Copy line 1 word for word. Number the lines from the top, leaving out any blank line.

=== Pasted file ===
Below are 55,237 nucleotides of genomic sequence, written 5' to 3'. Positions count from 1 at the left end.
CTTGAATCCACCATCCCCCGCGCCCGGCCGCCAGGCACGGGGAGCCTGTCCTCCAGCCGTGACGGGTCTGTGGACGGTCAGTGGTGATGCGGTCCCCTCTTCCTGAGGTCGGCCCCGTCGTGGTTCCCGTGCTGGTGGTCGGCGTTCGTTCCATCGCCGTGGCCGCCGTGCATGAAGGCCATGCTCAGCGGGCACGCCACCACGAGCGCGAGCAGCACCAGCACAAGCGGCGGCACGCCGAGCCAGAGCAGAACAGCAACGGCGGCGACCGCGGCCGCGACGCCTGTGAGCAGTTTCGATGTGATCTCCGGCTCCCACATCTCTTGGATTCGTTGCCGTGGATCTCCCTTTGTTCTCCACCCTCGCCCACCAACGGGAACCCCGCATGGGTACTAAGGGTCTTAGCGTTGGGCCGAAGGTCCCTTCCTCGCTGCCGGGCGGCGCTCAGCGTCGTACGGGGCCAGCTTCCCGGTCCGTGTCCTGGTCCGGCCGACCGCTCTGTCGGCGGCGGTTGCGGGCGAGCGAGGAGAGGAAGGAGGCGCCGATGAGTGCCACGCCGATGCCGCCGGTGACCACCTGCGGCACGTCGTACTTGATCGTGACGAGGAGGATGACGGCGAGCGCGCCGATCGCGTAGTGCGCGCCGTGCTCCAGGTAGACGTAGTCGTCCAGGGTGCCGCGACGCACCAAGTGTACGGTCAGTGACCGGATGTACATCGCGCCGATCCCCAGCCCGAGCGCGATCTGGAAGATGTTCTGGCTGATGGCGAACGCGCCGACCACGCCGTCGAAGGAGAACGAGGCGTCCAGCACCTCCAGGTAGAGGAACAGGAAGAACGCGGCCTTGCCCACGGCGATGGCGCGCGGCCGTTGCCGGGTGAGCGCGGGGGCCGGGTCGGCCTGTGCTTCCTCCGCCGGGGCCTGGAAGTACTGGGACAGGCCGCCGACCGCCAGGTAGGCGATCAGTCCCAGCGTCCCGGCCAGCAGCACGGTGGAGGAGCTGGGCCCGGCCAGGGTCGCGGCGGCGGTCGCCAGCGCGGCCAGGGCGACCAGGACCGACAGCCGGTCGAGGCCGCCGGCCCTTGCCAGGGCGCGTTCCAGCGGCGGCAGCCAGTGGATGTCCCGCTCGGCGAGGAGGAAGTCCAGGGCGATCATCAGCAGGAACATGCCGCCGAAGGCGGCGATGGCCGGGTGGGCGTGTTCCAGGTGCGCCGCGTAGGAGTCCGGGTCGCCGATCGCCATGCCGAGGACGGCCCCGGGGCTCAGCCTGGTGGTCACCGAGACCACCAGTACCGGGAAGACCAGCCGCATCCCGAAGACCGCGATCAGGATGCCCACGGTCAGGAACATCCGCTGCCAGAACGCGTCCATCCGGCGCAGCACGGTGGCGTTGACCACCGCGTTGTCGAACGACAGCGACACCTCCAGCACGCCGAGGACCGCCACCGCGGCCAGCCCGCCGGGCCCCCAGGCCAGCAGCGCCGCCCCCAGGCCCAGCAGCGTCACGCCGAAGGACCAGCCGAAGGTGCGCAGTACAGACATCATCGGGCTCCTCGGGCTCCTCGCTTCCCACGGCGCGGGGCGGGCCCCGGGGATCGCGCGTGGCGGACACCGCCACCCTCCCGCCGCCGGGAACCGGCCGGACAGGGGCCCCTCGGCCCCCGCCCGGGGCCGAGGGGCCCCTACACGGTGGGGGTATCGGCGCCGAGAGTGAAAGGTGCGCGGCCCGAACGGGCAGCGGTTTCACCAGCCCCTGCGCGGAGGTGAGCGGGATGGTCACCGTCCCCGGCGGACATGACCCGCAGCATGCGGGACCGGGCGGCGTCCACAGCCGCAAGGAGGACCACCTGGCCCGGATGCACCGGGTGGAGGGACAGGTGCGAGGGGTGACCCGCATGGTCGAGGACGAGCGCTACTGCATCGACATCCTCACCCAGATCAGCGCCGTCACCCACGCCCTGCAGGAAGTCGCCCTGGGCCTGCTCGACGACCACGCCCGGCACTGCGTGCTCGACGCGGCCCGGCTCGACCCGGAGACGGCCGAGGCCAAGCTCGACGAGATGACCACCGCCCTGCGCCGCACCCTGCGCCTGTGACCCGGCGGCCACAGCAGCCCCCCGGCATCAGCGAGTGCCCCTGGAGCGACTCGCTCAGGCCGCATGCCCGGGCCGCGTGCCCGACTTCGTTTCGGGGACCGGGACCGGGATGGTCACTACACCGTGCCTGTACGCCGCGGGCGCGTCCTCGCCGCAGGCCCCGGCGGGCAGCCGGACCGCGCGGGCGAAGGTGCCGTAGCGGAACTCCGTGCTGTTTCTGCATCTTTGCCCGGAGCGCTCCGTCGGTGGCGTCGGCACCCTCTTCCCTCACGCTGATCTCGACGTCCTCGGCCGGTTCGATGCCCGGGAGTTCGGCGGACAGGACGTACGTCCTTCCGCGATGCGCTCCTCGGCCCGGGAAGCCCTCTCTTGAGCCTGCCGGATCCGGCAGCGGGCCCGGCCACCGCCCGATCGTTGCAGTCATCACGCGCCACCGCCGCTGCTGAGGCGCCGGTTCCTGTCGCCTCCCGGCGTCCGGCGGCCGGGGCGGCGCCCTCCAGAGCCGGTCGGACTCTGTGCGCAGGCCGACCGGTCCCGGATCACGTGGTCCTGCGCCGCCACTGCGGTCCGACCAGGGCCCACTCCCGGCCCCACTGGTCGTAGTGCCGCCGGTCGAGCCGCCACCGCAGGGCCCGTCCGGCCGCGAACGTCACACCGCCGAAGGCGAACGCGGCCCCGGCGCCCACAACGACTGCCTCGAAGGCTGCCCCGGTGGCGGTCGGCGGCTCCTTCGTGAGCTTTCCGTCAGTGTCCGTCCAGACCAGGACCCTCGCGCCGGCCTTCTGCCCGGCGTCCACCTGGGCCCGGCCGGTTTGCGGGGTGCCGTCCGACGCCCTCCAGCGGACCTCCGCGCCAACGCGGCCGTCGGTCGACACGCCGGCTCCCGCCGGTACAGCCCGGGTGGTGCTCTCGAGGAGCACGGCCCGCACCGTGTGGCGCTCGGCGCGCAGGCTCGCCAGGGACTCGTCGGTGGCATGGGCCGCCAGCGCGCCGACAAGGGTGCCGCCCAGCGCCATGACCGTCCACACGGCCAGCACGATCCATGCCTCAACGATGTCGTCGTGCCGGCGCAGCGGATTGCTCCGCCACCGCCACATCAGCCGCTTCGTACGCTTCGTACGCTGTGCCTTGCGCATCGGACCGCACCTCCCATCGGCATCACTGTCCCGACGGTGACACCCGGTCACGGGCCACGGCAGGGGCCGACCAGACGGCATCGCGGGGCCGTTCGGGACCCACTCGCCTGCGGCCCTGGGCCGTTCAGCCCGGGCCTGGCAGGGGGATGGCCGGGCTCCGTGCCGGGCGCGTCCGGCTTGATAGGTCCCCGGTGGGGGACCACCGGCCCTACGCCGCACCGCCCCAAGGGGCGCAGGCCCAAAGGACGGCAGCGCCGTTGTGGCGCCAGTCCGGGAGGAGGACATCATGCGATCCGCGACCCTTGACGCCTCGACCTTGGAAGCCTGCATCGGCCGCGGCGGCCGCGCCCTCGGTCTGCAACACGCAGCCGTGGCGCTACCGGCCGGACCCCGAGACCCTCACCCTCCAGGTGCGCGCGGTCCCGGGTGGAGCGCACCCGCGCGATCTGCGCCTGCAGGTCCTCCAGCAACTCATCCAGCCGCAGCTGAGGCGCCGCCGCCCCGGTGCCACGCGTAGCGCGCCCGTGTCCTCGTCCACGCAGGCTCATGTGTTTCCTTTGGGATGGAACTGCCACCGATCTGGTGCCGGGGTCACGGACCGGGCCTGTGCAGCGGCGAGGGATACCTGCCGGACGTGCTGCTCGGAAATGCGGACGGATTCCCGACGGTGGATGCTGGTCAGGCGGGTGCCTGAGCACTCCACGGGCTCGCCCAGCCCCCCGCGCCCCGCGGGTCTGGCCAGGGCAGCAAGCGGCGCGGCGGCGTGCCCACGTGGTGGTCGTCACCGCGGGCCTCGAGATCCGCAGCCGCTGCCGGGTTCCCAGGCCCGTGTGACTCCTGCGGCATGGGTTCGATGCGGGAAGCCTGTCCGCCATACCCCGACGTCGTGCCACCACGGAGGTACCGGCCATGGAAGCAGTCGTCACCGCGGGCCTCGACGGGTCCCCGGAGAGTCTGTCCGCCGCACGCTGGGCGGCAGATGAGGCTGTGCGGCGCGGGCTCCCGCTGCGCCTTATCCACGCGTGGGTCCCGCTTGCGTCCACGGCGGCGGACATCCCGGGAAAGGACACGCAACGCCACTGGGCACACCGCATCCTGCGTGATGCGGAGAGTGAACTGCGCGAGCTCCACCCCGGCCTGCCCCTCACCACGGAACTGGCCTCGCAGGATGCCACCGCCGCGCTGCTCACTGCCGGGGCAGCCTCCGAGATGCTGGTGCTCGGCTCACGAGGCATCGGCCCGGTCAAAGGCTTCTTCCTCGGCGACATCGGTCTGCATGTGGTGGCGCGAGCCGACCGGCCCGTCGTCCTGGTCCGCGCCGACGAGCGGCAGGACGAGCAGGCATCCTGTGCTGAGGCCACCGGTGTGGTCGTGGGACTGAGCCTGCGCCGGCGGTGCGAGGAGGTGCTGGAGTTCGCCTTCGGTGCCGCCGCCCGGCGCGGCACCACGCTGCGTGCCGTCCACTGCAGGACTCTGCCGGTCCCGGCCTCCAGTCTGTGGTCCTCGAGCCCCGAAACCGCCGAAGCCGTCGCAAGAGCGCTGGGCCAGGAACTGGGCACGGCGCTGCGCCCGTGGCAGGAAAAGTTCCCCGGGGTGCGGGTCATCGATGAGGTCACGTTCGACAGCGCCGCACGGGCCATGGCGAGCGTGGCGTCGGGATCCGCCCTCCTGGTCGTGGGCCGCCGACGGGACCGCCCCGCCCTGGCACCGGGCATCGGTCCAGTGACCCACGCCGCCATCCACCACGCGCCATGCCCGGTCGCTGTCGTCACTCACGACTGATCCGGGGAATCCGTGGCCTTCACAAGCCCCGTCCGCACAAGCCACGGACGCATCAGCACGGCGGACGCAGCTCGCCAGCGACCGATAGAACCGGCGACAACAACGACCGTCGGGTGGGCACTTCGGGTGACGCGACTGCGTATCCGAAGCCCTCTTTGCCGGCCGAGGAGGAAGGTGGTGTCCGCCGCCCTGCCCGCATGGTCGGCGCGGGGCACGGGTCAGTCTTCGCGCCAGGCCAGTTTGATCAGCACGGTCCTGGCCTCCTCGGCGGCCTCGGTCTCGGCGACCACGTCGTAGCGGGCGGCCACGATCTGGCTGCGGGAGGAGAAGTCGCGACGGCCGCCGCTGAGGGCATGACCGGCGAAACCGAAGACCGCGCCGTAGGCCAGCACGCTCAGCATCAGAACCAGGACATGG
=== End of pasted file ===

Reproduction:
Below are 55,237 nucleotides of genomic sequence, written 5' to 3'. Positions count from 1 at the left end.